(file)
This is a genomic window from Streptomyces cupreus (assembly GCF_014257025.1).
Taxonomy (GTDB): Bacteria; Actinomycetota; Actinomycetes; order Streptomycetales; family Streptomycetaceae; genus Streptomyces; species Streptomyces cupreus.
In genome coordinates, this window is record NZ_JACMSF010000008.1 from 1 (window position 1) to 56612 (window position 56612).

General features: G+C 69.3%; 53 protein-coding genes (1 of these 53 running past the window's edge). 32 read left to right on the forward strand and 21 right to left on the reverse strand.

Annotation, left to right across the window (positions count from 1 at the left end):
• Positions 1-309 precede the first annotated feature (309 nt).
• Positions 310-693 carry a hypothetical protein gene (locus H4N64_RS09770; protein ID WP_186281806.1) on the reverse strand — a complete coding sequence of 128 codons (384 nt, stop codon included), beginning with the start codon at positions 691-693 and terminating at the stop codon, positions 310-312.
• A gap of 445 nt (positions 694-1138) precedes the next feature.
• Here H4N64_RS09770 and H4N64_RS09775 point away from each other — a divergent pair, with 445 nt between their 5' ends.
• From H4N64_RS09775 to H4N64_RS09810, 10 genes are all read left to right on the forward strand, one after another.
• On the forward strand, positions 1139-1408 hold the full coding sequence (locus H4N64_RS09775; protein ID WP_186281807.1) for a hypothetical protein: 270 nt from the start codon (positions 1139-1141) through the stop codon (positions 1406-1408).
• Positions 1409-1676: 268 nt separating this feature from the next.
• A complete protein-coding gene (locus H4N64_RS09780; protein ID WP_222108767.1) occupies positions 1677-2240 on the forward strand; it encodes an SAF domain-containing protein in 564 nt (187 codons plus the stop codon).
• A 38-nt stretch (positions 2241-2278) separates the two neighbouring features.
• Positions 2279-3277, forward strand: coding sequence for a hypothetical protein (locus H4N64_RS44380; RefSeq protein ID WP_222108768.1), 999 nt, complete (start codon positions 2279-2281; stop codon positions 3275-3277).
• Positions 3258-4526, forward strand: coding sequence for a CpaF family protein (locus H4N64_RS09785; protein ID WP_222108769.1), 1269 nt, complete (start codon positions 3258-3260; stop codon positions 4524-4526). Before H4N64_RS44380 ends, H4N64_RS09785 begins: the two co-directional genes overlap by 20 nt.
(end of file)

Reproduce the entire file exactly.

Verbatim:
This is a genomic window from Streptomyces cupreus (assembly GCF_014257025.1).
Taxonomy (GTDB): Bacteria; Actinomycetota; Actinomycetes; order Streptomycetales; family Streptomycetaceae; genus Streptomyces; species Streptomyces cupreus.
In genome coordinates, this window is record NZ_JACMSF010000008.1 from 1 (window position 1) to 56612 (window position 56612).

General features: G+C 69.3%; 53 protein-coding genes (1 of these 53 running past the window's edge). 32 read left to right on the forward strand and 21 right to left on the reverse strand.

Annotation, left to right across the window (positions count from 1 at the left end):
• Positions 1-309 precede the first annotated feature (309 nt).
• Positions 310-693 carry a hypothetical protein gene (locus H4N64_RS09770; protein ID WP_186281806.1) on the reverse strand — a complete coding sequence of 128 codons (384 nt, stop codon included), beginning with the start codon at positions 691-693 and terminating at the stop codon, positions 310-312.
• A gap of 445 nt (positions 694-1138) precedes the next feature.
• Here H4N64_RS09770 and H4N64_RS09775 point away from each other — a divergent pair, with 445 nt between their 5' ends.
• From H4N64_RS09775 to H4N64_RS09810, 10 genes are all read left to right on the forward strand, one after another.
• On the forward strand, positions 1139-1408 hold the full coding sequence (locus H4N64_RS09775; protein ID WP_186281807.1) for a hypothetical protein: 270 nt from the start codon (positions 1139-1141) through the stop codon (positions 1406-1408).
• Positions 1409-1676: 268 nt separating this feature from the next.
• A complete protein-coding gene (locus H4N64_RS09780; protein ID WP_222108767.1) occupies positions 1677-2240 on the forward strand; it encodes an SAF domain-containing protein in 564 nt (187 codons plus the stop codon).
• A 38-nt stretch (positions 2241-2278) separates the two neighbouring features.
• Positions 2279-3277, forward strand: coding sequence for a hypothetical protein (locus H4N64_RS44380; RefSeq protein ID WP_222108768.1), 999 nt, complete (start codon positions 2279-2281; stop codon positions 3275-3277).
• Positions 3258-4526, forward strand: coding sequence for a CpaF family protein (locus H4N64_RS09785; protein ID WP_222108769.1), 1269 nt, complete (start codon positions 3258-3260; stop codon positions 4524-4526). Before H4N64_RS44380 ends, H4N64_RS09785 begins: the two co-directional genes overlap by 20 nt.